Aeolian Processes

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Lag deposits & desert pavement

desert pavement

The surface of Eureka Valley
is covered with lag deposits

In Eureka Valley we observed the lag deposits or desert pavement. Let's examine how this feature of aeolian environments is formed.

lag deposit (lag' de'-pos-it') A residual accumulation of coarse rock fragments on a surface after the finer material has been blown away by the winds. Also known as desert pavement

Lag deposits are created by deflation. The graphic below illustrates how deflation takes place. As we discussed earlier, the wind can hold very small particles aloft quite easily. So the finest silt and clay sized particles are removed by the wind. The sand-sized particles are also removed during periods of high wind. The result is that only the larger pebbles and stones are left on the surface, forming a 'pavement' which protects the finer material underneath from erosion.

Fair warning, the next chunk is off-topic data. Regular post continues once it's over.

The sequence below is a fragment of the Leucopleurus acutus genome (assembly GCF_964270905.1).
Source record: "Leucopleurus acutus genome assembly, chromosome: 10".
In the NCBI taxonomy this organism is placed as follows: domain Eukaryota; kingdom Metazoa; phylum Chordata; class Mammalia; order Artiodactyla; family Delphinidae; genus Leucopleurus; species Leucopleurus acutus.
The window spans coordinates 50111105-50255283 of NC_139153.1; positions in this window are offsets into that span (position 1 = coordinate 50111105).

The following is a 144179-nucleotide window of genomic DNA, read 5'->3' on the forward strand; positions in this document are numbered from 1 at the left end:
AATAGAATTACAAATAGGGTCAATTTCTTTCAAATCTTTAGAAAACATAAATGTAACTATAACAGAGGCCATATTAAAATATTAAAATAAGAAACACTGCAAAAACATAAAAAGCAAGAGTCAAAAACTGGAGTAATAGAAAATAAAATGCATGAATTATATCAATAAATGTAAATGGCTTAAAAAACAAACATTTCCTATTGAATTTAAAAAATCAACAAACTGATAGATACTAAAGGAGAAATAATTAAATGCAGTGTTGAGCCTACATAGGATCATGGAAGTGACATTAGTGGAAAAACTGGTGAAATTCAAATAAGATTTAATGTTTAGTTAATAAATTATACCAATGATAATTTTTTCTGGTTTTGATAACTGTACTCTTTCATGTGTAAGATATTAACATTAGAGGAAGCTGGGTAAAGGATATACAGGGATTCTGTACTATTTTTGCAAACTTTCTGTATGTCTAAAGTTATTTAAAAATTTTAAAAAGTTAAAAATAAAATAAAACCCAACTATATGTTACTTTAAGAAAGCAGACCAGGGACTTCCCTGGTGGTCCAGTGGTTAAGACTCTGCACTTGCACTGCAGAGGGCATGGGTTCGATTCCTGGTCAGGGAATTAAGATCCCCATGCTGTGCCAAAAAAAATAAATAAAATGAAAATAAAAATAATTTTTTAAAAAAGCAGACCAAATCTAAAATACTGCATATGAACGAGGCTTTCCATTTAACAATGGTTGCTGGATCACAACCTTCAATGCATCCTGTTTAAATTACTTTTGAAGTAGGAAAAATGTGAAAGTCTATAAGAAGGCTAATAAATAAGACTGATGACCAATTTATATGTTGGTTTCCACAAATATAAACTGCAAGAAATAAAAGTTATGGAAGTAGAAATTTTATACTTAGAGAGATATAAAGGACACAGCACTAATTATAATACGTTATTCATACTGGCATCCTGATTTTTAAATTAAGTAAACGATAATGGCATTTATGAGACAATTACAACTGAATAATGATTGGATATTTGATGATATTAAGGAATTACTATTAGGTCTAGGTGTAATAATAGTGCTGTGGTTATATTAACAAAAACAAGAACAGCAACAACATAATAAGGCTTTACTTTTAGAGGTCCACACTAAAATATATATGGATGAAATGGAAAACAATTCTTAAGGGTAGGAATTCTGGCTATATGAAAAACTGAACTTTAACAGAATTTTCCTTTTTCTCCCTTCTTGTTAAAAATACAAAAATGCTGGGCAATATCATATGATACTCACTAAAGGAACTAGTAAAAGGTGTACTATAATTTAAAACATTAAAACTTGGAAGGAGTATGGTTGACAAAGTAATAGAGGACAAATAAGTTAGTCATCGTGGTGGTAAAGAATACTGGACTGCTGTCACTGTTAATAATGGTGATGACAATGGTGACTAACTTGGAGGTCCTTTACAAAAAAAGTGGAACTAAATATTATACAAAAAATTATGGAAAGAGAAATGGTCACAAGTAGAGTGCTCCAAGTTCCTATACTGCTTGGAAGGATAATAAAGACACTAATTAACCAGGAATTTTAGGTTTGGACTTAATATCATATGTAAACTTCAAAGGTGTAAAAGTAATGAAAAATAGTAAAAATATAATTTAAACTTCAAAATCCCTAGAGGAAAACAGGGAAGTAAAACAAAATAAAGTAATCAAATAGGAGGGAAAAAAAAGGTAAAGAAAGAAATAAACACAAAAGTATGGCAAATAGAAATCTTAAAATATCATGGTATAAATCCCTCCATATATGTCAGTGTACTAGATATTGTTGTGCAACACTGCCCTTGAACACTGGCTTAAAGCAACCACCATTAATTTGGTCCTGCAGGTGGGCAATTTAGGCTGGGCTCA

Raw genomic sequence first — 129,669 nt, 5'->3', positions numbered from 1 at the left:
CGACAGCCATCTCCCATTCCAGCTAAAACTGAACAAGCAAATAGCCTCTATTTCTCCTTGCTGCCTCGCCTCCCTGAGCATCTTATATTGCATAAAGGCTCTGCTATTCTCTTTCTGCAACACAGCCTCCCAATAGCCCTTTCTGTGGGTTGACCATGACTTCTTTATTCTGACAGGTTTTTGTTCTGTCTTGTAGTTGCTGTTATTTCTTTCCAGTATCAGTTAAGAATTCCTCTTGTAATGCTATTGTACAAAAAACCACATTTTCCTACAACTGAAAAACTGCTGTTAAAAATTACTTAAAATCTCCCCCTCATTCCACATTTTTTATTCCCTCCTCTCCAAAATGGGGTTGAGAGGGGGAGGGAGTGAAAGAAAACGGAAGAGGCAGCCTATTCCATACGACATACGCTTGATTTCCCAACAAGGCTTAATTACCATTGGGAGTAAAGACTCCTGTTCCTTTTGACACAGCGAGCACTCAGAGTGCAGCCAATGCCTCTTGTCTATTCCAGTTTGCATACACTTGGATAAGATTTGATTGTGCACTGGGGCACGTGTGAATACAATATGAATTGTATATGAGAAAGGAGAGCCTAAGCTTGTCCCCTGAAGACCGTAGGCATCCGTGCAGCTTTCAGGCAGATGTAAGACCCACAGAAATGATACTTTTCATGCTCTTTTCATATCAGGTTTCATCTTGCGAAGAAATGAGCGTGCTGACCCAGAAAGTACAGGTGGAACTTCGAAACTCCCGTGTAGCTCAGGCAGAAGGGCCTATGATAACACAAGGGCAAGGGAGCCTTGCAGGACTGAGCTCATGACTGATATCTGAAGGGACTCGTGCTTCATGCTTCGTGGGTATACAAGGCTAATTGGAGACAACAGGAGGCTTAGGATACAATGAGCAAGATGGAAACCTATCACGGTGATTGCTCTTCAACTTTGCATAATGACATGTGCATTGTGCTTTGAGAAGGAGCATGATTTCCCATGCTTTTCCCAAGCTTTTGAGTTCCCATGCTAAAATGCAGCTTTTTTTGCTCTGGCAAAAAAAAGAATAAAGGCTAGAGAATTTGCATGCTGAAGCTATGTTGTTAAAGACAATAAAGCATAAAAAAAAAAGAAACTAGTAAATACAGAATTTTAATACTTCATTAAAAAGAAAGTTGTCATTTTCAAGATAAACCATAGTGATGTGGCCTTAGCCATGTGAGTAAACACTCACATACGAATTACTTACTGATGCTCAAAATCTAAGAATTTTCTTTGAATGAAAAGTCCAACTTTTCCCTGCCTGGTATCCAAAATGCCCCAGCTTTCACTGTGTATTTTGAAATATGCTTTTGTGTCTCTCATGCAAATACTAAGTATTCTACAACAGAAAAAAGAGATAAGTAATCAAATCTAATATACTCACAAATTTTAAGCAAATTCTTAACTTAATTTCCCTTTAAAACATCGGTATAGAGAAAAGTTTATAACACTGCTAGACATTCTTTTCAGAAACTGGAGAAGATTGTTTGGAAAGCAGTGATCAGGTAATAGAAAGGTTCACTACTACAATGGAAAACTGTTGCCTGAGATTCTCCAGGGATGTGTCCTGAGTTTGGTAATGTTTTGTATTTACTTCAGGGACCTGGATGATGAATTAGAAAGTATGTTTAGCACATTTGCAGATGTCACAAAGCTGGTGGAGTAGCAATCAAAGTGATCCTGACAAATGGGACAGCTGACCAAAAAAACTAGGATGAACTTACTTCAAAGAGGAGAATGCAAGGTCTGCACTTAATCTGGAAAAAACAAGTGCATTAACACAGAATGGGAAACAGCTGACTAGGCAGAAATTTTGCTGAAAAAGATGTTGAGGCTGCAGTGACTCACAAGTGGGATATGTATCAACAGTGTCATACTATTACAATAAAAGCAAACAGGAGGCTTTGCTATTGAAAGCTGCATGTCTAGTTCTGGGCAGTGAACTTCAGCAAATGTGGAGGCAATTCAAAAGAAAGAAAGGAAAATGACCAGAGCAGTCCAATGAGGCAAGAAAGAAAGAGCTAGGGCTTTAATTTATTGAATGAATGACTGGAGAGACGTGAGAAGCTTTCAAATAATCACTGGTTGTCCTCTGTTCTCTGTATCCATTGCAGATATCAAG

deflation

How deflation works


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